Internationalization of U.S. Doctorate Education

55 Pages Posted: 23 Mar 2009 Last revised: 11 Nov 2013

See all articles by John Bound

John Bound

University of Michigan; National Bureau of Economic Research (NBER)

Sarah E. Turner

University of Virginia; National Bureau of Economic Research (NBER)

Patrick Walsh

St. Michael's College - Department of Economics

Date Written: March 2009

Abstract

The representation of a large number of students born outside the United States among the ranks of doctorate recipients from U.S. universities is one of the most significant transformations in U.S. graduate education and the international market for highly-trained workers in science and engineering in the last quarter century. Students from outside the U.S. accounted for 51% of PhD recipients in science and engineering fields in 2003, up from 27% in 1973. In the physical sciences, engineering and economics the representation of foreign students among PhD recipients is yet more striking; among doctorate recipients in 2003, those from outside the U.S. accounted for 50% of degrees in the physical sciences, 67% in engineering and 68% in economics. Our analysis highlights the important role of changes in demand among foreign born in explaining the growth and distribution of doctorates awarded in science and engineering. Expansion in undergraduate degree receipt in many countries has a direct effect on the demand for advanced training in the U.S. Changes in the supply side of the U.S. graduate education market may also differentially affect the representation of foreign students in U.S. universities. Supply shocks such as increases in federal support for the sciences will have relatively large effects on the representation in the U.S. of doctorate students from countries where demand is relatively elastic. Understanding the determinants -- and consequences -- of changes over time in the representation of foreign born students among doctorate recipients from U.S. universities informs the design of policies affecting the science and engineering workforce.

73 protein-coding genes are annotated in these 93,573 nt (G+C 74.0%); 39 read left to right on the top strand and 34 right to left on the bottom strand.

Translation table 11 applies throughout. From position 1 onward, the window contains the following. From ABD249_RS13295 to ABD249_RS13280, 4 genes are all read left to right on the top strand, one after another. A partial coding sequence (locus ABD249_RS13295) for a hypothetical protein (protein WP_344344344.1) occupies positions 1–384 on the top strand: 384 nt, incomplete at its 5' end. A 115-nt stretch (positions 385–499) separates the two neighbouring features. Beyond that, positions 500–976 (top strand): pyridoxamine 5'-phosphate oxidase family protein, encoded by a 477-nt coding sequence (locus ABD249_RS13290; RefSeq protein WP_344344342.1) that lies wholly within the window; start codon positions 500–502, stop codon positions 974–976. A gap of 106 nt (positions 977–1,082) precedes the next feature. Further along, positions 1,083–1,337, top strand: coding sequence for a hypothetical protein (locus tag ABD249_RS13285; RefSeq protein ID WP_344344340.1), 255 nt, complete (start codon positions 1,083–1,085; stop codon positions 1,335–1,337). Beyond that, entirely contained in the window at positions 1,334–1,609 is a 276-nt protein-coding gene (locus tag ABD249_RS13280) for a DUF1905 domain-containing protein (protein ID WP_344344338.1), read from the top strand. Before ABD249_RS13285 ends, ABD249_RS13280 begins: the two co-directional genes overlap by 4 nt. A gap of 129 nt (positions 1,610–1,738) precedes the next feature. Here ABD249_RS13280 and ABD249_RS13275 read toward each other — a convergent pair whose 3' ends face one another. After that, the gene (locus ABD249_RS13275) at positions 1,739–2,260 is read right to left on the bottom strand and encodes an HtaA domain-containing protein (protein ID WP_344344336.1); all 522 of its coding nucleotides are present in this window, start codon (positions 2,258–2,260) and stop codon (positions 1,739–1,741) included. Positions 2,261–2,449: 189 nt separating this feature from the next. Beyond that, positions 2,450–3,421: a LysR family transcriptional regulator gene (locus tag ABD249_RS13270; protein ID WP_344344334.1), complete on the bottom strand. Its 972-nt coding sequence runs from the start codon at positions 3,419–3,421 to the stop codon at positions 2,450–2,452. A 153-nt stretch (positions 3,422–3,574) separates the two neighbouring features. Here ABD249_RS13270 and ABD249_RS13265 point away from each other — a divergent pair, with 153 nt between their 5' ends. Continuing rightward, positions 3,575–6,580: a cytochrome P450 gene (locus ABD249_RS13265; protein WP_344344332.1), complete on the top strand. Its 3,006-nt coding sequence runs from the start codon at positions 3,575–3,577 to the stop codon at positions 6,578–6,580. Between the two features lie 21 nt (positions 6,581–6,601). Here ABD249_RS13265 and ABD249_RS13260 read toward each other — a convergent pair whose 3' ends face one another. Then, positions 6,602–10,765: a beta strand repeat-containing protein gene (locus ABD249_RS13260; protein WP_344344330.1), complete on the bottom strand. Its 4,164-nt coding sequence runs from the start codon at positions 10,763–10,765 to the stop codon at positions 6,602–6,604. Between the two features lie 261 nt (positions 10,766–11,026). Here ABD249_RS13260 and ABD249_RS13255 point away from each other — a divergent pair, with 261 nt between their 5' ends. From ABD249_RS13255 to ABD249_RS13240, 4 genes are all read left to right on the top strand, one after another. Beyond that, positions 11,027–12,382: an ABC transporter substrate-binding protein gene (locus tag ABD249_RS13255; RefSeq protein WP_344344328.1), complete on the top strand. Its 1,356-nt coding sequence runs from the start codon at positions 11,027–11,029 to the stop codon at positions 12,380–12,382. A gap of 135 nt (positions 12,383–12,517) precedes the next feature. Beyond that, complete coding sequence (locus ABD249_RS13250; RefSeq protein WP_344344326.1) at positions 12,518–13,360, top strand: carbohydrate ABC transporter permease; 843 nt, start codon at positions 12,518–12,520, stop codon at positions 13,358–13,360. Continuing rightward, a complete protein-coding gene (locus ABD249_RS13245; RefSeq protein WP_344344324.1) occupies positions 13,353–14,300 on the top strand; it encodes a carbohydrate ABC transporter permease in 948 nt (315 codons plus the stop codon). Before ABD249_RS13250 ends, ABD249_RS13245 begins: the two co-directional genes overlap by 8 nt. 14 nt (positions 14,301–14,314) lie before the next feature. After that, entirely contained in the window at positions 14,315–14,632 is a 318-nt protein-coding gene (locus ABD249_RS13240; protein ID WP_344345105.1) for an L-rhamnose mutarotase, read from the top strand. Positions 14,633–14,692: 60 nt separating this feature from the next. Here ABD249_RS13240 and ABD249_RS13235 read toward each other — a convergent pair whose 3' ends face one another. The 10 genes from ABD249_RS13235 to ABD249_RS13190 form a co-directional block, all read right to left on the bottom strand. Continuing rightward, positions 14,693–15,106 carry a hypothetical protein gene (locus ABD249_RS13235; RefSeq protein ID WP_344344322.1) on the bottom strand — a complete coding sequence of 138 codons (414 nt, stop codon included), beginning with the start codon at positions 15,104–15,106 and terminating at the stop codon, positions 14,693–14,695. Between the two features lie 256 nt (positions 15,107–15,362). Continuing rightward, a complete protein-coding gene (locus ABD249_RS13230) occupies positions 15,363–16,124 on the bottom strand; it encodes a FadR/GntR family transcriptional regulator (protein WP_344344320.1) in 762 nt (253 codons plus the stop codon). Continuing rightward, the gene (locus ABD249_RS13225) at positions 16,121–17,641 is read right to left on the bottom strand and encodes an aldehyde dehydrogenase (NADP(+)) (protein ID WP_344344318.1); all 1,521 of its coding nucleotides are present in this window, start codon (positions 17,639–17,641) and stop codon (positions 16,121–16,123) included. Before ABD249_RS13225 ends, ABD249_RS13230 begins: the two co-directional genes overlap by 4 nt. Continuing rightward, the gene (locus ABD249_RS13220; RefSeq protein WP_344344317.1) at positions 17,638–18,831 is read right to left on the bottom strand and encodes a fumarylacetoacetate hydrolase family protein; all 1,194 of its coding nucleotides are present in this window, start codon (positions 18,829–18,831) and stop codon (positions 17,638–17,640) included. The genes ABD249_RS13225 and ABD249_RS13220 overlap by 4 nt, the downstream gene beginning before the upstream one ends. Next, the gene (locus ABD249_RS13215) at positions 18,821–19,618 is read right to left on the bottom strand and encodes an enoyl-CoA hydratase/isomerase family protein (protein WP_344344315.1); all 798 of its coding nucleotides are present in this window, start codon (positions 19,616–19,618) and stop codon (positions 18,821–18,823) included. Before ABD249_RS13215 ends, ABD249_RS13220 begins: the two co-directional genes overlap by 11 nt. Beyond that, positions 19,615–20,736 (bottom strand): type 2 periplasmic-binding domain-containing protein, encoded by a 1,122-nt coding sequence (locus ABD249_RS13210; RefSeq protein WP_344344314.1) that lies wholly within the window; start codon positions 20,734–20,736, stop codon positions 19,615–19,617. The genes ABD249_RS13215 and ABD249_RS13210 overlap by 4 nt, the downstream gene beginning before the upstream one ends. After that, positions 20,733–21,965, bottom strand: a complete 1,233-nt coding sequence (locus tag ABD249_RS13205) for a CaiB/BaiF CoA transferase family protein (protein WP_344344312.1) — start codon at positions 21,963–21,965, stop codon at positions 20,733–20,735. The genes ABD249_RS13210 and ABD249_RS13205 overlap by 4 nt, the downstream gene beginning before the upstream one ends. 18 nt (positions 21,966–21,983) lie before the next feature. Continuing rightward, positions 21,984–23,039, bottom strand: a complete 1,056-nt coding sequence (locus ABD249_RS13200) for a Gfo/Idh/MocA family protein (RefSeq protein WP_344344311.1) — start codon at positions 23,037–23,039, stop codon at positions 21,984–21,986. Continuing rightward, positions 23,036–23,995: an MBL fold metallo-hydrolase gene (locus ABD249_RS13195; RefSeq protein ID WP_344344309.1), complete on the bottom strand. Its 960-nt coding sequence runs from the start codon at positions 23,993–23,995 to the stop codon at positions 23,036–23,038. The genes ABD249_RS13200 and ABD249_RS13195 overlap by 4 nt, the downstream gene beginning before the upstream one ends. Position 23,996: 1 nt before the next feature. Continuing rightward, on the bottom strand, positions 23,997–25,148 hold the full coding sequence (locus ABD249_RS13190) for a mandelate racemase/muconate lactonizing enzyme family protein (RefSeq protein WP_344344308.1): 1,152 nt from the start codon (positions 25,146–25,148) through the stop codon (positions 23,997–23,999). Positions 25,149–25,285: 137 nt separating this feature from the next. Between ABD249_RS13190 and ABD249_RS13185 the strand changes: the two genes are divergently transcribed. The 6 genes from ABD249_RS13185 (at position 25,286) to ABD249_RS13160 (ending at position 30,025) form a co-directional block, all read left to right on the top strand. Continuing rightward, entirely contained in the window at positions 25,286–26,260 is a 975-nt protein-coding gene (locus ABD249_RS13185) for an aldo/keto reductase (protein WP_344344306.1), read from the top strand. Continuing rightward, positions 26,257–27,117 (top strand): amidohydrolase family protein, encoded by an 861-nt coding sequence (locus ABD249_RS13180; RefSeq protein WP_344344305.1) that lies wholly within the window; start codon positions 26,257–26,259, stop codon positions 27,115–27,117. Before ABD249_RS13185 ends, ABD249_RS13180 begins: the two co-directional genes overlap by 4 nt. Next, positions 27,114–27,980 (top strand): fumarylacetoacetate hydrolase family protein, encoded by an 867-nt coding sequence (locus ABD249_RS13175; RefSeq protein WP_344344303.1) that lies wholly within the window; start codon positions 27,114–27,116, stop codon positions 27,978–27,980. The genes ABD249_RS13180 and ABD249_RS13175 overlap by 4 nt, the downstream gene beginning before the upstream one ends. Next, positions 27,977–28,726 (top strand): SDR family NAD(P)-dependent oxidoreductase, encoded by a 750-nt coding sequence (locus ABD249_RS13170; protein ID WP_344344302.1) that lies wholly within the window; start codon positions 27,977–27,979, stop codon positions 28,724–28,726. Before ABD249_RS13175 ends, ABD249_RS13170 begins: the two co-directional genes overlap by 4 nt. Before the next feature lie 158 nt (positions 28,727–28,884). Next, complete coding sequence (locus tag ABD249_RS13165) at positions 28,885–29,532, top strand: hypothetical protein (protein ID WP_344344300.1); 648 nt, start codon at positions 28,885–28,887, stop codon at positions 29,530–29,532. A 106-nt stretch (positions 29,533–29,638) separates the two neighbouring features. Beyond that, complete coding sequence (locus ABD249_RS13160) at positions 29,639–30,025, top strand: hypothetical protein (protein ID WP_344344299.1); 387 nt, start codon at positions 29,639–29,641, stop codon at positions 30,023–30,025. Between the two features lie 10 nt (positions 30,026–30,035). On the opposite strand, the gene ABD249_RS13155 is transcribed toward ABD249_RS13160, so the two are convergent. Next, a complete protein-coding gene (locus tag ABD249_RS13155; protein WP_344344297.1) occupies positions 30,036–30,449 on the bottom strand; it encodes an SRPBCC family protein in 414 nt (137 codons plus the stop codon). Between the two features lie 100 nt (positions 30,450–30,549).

Suggested Citation

Bound, John and Turner, Sarah E. and Walsh, Patrick, Internationalization of U.S. Doctorate Education (March 2009). NBER Working Paper No. w14792. Available at SSRN: https://ssrn.com/abstract=1366192

John Bound (Contact Author)

University of Michigan ( email )

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National Bureau of Economic Research (NBER)

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Sarah E. Turner

University of Virginia ( email )

Curry School of Education
Charlottesville, VA 22903
United States

National Bureau of Economic Research (NBER)

1050 Massachusetts Avenue
Cambridge, MA 02138
United States

Patrick Walsh

St. Michael's College - Department of Economics ( email )

SMC Box 38
One Winooski Park
Colchester, VT 05439
United States

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